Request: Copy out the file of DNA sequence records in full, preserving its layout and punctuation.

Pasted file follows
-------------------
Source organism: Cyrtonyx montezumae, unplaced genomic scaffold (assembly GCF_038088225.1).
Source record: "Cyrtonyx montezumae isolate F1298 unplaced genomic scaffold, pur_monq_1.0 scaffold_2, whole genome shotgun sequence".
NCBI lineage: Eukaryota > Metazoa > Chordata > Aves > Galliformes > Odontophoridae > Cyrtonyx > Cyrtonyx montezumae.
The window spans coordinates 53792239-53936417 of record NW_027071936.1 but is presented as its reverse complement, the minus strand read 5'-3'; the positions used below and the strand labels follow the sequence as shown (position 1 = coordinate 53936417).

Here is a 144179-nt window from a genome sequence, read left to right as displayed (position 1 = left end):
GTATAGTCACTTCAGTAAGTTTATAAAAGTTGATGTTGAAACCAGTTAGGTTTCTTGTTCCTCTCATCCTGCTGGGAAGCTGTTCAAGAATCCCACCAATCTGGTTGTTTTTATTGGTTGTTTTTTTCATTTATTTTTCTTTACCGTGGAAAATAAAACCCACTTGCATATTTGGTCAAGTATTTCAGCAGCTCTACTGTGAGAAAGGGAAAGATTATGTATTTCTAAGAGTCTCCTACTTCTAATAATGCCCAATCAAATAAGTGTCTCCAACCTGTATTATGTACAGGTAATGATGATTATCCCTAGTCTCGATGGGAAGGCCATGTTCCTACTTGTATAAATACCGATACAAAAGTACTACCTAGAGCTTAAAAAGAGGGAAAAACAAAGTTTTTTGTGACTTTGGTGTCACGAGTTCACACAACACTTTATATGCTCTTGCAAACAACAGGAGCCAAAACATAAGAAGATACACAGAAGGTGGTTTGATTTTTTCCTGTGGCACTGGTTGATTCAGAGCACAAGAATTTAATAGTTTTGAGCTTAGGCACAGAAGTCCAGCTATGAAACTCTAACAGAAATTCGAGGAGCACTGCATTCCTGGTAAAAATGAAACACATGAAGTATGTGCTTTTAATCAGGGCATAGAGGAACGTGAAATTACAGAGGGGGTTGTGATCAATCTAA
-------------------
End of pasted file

Source organism: Cyrtonyx montezumae, unplaced genomic scaffold (assembly GCF_038088225.1).
Source record: "Cyrtonyx montezumae isolate F1298 unplaced genomic scaffold, pur_monq_1.0 scaffold_2, whole genome shotgun sequence".
NCBI lineage: Eukaryota > Metazoa > Chordata > Aves > Galliformes > Odontophoridae > Cyrtonyx > Cyrtonyx montezumae.
The window spans coordinates 53792239-53936417 of record NW_027071936.1 but is presented as its reverse complement, the minus strand read 5'-3'; the positions used below and the strand labels follow the sequence as shown (position 1 = coordinate 53936417).

Here is a 144179-nt window from a genome sequence, read left to right as displayed (position 1 = left end):
GTATAGTCACTTCAGTAAGTTTATAAAAGTTGATGTTGAAACCAGTTAGGTTTCTTGTTCCTCTCATCCTGCTGGGAAGCTGTTCAAGAATCCCACCAATCTGGTTGTTTTTATTGGTTGTTTTTTTCATTTATTTTTCTTTACCGTGGAAAATAAAACCCACTTGCATATTTGGTCAAGTATTTCAGCAGCTCTACTGTGAGAAAGGGAAAGATTATGTATTTCTAAGAGTCTCCTACTTCTAATAATGCCCAATCAAATAAGTGTCTCCAACCTGTATTATGTACAGGTAATGATGATTATCCCTAGTCTCGATGGGAAGGCCATGTTCCTACTTGTATAAATACCGATACAAAAGTACTACCTAGAGCTTAAAAAGAGGGAAAAACAAAGTTTTTTGTGACTTTGGTGTCACGAGTTCACACAACACTTTATATGCTCTTGCAAACAACAGGAGCCAAAACATAAGAAGATACACAGAAGGTGGTTTGATTTTTTCCTGTGGCACTGGTTGATTCAGAGCACAAGAATTTAATAGTTTTGAGCTTAGGCACAGAAGTCCAGCTATGAAACTCTAACAGAAATTCGAGGAGCACTGCATTCCTGGTAAAAATGAAACACATGAAGTATGTGCTTTTAATCAGGGCATAGAGGAACGTGAAATTACAGAGGGGGTTGTGATCAATCTAA